Time to put private health delivery to bed.

There seems to be one demon that lingers that Albertans have to fight off time and time again. At least this time it appears that our premier is actually standing up to the demon, instead of opening the door like our last premier did – and now the opposition is on board too. Somehow, whenever the issue of “wait times” arises, we must again exorcise the neo-con ideologies of competition and privatization in health care.

Albertans have been abundantly clear that they don’t want private insurance and they don’t want two tier healthcare, but this spectre of fee-for-services and private operators in the public system won’t go away.

The general principle is this. The government sets a rate that they will pay for a given procedure, the customer (who cease to be patients in this model) chooses where they will get the procedure done and the single payer (government) pays for the service. The typical neo-con reasoning behind this concept is that the service providers will compete for the funding that patients bring and will strive for efficiencies in the system – bringing down costs and boosting innovation.

The flaw however is the exact thing that is supposed to make the system work – profit motive.

Let’s start this discussion with a little formula: Profit = Revenue – Expenses. In order for private interests to want to be a part of the system (and don’t kid yourself – they really, REALLY do) there has to be a profit available to them. And if the goal of reform is to bring down costs, then that profit has to be made within the current funds available. There are two ways that that profit can be realised while maintaining the cost of the system – increase revenue or decrease expenses. I will discuss the drawbacks of both of these situations independently.

Let’s consider some ways that private health maintenance organizations (HMOs) can increase their shares of revenue within the system.

First, they can see more people in a shorter amount of time. The theory works well… in the delivery of cheeseburgers. McDonald’s does great business by getting people in and out quickly, but is that how you want your healthcare delivered? Do you really want to be put in to the loving care of a company whose primary interest is making profit, desperately trying to get you in, diagnosed and treated as quickly as possible? The fast food model simply doesn’t compute for health care. It is likely to result in missed diagnoses or haphazard care.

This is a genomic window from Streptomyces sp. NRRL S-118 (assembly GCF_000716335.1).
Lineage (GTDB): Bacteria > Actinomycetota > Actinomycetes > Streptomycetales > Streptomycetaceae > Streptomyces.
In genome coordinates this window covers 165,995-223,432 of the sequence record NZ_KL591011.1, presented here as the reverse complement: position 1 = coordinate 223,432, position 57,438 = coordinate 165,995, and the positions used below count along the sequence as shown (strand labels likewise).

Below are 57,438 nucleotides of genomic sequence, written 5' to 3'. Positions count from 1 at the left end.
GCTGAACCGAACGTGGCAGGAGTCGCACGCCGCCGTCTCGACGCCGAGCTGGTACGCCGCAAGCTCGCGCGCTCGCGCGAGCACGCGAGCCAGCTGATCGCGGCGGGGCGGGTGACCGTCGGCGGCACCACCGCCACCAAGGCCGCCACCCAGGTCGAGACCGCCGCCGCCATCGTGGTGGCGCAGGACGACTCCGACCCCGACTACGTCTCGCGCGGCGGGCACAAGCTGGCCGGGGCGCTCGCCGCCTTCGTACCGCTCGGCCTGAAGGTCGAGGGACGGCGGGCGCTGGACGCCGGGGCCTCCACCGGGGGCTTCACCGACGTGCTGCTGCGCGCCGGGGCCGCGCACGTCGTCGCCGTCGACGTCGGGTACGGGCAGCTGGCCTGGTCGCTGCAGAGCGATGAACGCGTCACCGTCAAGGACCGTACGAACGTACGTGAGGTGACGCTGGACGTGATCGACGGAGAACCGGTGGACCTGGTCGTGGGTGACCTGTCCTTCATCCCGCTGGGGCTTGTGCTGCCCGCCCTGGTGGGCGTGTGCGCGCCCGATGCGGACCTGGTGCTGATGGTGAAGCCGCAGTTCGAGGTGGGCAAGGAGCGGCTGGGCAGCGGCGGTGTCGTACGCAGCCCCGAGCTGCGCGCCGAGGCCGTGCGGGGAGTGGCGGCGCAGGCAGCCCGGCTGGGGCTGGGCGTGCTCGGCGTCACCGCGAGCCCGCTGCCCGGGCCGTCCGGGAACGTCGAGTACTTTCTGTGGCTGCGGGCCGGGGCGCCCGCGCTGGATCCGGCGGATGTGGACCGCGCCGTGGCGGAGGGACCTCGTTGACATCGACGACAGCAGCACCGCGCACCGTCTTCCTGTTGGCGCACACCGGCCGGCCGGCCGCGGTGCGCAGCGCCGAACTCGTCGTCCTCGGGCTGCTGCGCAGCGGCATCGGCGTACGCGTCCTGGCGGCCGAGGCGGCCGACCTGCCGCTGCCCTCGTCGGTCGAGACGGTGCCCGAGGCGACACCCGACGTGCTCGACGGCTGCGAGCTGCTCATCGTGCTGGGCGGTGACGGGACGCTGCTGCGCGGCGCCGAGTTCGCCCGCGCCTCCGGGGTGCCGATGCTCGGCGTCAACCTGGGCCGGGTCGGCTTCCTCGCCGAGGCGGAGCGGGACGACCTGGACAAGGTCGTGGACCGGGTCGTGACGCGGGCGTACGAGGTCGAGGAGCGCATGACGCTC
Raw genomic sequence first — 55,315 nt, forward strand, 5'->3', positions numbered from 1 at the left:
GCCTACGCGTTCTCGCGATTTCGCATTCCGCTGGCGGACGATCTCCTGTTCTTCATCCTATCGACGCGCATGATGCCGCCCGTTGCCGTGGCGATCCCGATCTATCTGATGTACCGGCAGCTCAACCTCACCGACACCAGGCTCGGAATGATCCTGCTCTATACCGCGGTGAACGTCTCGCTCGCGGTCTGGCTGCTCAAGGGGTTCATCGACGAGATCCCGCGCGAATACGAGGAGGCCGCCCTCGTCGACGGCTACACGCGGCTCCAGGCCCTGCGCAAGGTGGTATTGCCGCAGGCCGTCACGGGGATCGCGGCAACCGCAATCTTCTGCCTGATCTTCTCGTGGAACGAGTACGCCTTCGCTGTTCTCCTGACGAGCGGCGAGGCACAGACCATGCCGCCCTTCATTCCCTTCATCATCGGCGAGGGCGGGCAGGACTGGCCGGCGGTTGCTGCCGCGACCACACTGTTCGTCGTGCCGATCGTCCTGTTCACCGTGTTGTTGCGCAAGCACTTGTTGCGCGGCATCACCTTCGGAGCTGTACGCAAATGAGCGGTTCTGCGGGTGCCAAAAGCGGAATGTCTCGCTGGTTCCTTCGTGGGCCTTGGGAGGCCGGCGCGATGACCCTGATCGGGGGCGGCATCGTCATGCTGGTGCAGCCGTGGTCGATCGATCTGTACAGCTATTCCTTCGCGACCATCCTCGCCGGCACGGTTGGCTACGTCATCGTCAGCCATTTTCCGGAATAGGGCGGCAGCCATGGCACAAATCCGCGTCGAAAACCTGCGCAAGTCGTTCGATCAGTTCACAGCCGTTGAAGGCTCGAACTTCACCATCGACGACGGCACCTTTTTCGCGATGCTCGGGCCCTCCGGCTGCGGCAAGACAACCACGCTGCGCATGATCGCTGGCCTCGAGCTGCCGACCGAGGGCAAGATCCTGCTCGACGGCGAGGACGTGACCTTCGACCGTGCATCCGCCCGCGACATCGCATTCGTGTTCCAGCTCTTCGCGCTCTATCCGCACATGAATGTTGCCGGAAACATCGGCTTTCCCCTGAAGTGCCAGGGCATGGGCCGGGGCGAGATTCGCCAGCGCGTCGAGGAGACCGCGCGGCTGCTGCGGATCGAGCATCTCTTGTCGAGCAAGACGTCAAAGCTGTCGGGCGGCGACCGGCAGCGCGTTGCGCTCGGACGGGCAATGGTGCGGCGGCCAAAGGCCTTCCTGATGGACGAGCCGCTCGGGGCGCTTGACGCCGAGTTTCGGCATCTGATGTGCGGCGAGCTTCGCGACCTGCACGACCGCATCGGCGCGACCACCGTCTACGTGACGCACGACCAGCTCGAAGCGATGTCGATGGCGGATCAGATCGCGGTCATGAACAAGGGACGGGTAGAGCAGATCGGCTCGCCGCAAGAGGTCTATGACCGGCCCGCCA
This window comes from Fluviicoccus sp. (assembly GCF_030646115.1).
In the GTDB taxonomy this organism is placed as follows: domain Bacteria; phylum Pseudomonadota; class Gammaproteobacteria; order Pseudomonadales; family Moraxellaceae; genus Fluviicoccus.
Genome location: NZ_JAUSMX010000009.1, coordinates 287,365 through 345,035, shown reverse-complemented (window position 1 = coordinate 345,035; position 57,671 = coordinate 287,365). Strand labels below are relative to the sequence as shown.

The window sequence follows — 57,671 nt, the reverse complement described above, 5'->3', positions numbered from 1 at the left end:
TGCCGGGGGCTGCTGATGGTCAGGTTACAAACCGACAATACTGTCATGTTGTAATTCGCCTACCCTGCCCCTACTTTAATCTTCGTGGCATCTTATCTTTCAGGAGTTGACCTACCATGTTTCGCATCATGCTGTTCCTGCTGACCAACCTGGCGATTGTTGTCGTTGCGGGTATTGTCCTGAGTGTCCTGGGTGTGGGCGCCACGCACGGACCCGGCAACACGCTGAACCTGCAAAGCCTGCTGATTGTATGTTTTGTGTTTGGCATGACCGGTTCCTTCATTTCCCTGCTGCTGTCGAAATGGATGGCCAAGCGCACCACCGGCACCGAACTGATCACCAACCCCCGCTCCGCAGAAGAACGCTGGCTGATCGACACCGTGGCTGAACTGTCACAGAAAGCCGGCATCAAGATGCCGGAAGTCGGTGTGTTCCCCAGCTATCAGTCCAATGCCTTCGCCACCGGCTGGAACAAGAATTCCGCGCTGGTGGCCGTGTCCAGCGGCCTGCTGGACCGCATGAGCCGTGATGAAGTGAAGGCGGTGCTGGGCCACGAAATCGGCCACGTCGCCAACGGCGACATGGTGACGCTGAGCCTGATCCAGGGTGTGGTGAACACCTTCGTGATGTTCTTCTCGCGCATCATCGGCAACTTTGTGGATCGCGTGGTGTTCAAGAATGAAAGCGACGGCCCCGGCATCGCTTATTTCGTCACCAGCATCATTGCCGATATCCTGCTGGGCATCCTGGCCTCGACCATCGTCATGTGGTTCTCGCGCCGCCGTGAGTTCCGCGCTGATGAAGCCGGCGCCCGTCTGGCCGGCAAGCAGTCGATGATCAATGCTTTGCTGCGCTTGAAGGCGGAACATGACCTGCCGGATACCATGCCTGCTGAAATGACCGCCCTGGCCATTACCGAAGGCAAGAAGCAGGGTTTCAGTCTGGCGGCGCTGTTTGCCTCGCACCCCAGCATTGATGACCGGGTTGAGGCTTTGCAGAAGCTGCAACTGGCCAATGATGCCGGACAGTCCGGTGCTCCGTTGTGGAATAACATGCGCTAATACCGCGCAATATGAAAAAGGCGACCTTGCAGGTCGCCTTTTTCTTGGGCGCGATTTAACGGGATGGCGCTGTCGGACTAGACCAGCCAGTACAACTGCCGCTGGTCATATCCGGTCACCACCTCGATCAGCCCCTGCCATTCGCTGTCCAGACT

Alternately, GloboHealthCorp could increase their revenue stream by competing for your return business. Sure, they may strive for top-quality service and positive customer experiences, but the best way for them to ensure you come back to see them is to keep you sick. After all, planned obsolescence worked well to drive up profits for the big four car companies. This strategy would stand in direct opposition to real strategies that control costs, like preventative care.

Finally, revenue could be generated by making unnecessary referrals and ordering useless diagnostics. Imagine, a Quickicare(TM) general practitioner sends you to see a Quickicare(TM) specialist who orders you a Quickicare(TM) MRI, which determines that your hangnail is just untreatable and the technician asks you to go back to your GP next week for further tests.

But what about using the profit motive and competitive market forces to drive down costs?

Since the single largest expense in any service based industry will be related to people, the best way to minimize costs is to cut staffing. This can be done by cutting staffing levels or staff compensation. Once again these types of solutions simply do not fit when applied to healthcare. Decreased levels of staff will result in overworked doctors and nurses delivering lower quality care or increased wait times. And decreasing staff compensation will drive away the best employees and decrease quality of service. This would be akin to the dollar-store model of healthcare, selling cheap quality products at the cheapest possible price.

Of course, lowering costs not related to employees could mean lowering building, maintenance, technology or drug costs – but the effects would be the same with minimal gains. Finally, efficiencies could be found by minimizing administrative costs, but I would suggest that those types of savings can similarly be made in the public system through responsible reform.

Ultimately, it comes down to this. When you are at your sickest and needing help, do you want the agency providing your health care to be motivated by your health or motivated by their profit?